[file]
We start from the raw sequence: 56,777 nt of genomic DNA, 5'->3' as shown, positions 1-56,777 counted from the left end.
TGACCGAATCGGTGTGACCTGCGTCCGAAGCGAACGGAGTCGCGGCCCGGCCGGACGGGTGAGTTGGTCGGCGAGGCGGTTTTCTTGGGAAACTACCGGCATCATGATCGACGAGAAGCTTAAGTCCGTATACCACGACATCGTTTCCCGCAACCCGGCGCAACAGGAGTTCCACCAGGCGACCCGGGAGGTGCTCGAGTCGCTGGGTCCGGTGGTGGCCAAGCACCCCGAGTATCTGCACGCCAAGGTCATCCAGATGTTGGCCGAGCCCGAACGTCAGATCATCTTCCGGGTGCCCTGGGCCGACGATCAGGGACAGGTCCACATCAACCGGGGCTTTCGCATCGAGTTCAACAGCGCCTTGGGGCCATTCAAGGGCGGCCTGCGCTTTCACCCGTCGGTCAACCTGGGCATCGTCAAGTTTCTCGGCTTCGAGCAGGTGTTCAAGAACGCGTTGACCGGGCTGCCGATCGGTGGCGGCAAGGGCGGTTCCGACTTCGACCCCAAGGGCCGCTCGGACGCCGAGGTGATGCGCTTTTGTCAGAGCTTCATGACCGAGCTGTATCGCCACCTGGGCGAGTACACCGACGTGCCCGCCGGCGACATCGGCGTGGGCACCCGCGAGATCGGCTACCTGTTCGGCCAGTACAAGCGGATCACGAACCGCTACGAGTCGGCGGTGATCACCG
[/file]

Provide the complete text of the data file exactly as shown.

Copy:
We start from the raw sequence: 56,777 nt of genomic DNA, 5'->3' as shown, positions 1-56,777 counted from the left end.
TGACCGAATCGGTGTGACCTGCGTCCGAAGCGAACGGAGTCGCGGCCCGGCCGGACGGGTGAGTTGGTCGGCGAGGCGGTTTTCTTGGGAAACTACCGGCATCATGATCGACGAGAAGCTTAAGTCCGTATACCACGACATCGTTTCCCGCAACCCGGCGCAACAGGAGTTCCACCAGGCGACCCGGGAGGTGCTCGAGTCGCTGGGTCCGGTGGTGGCCAAGCACCCCGAGTATCTGCACGCCAAGGTCATCCAGATGTTGGCCGAGCCCGAACGTCAGATCATCTTCCGGGTGCCCTGGGCCGACGATCAGGGACAGGTCCACATCAACCGGGGCTTTCGCATCGAGTTCAACAGCGCCTTGGGGCCATTCAAGGGCGGCCTGCGCTTTCACCCGTCGGTCAACCTGGGCATCGTCAAGTTTCTCGGCTTCGAGCAGGTGTTCAAGAACGCGTTGACCGGGCTGCCGATCGGTGGCGGCAAGGGCGGTTCCGACTTCGACCCCAAGGGCCGCTCGGACGCCGAGGTGATGCGCTTTTGTCAGAGCTTCATGACCGAGCTGTATCGCCACCTGGGCGAGTACACCGACGTGCCCGCCGGCGACATCGGCGTGGGCACCCGCGAGATCGGCTACCTGTTCGGCCAGTACAAGCGGATCACGAACCGCTACGAGTCGGCGGTGATCACCG